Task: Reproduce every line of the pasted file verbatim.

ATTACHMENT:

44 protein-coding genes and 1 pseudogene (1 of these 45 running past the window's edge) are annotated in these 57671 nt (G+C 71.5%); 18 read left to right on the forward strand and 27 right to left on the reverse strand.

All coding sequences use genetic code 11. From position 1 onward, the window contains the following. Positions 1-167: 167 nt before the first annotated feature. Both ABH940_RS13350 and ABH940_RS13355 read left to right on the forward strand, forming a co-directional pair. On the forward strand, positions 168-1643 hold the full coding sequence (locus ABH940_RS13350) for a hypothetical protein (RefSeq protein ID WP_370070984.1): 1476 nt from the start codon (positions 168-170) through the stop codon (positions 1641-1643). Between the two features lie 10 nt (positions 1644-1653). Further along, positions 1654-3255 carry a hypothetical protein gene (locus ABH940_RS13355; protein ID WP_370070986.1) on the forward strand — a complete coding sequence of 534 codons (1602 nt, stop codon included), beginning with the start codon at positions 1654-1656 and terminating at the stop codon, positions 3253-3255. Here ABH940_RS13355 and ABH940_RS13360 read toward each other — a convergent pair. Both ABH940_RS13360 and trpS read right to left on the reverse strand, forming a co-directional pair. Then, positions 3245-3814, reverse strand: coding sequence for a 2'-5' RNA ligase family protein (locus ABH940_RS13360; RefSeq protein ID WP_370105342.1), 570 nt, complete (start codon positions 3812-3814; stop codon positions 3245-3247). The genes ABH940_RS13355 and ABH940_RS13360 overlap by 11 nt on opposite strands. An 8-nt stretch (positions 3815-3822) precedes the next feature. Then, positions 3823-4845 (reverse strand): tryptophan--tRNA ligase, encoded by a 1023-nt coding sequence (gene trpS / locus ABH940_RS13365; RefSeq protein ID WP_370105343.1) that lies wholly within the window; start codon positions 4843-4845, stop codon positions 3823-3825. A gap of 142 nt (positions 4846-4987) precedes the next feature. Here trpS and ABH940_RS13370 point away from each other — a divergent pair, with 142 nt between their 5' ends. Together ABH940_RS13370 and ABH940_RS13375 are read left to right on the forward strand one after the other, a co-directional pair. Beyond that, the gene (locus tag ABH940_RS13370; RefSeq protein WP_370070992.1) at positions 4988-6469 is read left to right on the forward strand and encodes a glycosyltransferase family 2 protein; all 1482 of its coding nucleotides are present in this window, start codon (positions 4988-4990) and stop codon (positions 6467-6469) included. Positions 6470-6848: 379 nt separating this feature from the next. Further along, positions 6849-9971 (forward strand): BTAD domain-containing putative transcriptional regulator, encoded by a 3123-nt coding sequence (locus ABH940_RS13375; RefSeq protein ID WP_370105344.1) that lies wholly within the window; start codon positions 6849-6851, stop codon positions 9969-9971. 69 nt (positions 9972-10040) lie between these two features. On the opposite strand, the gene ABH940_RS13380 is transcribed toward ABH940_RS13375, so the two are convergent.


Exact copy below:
44 protein-coding genes and 1 pseudogene (1 of these 45 running past the window's edge) are annotated in these 57671 nt (G+C 71.5%); 18 read left to right on the forward strand and 27 right to left on the reverse strand.

All coding sequences use genetic code 11. From position 1 onward, the window contains the following. Positions 1-167: 167 nt before the first annotated feature. Both ABH940_RS13350 and ABH940_RS13355 read left to right on the forward strand, forming a co-directional pair. On the forward strand, positions 168-1643 hold the full coding sequence (locus ABH940_RS13350) for a hypothetical protein (RefSeq protein ID WP_370070984.1): 1476 nt from the start codon (positions 168-170) through the stop codon (positions 1641-1643). Between the two features lie 10 nt (positions 1644-1653). Further along, positions 1654-3255 carry a hypothetical protein gene (locus ABH940_RS13355; protein ID WP_370070986.1) on the forward strand — a complete coding sequence of 534 codons (1602 nt, stop codon included), beginning with the start codon at positions 1654-1656 and terminating at the stop codon, positions 3253-3255. Here ABH940_RS13355 and ABH940_RS13360 read toward each other — a convergent pair. Both ABH940_RS13360 and trpS read right to left on the reverse strand, forming a co-directional pair. Then, positions 3245-3814, reverse strand: coding sequence for a 2'-5' RNA ligase family protein (locus ABH940_RS13360; RefSeq protein ID WP_370105342.1), 570 nt, complete (start codon positions 3812-3814; stop codon positions 3245-3247). The genes ABH940_RS13355 and ABH940_RS13360 overlap by 11 nt on opposite strands. An 8-nt stretch (positions 3815-3822) precedes the next feature. Then, positions 3823-4845 (reverse strand): tryptophan--tRNA ligase, encoded by a 1023-nt coding sequence (gene trpS / locus ABH940_RS13365; RefSeq protein ID WP_370105343.1) that lies wholly within the window; start codon positions 4843-4845, stop codon positions 3823-3825. A gap of 142 nt (positions 4846-4987) precedes the next feature. Here trpS and ABH940_RS13370 point away from each other — a divergent pair, with 142 nt between their 5' ends. Together ABH940_RS13370 and ABH940_RS13375 are read left to right on the forward strand one after the other, a co-directional pair. Beyond that, the gene (locus tag ABH940_RS13370; RefSeq protein WP_370070992.1) at positions 4988-6469 is read left to right on the forward strand and encodes a glycosyltransferase family 2 protein; all 1482 of its coding nucleotides are present in this window, start codon (positions 4988-4990) and stop codon (positions 6467-6469) included. Positions 6470-6848: 379 nt separating this feature from the next. Further along, positions 6849-9971 (forward strand): BTAD domain-containing putative transcriptional regulator, encoded by a 3123-nt coding sequence (locus ABH940_RS13375; RefSeq protein ID WP_370105344.1) that lies wholly within the window; start codon positions 6849-6851, stop codon positions 9969-9971. 69 nt (positions 9972-10040) lie between these two features. On the opposite strand, the gene ABH940_RS13380 is transcribed toward ABH940_RS13375, so the two are convergent.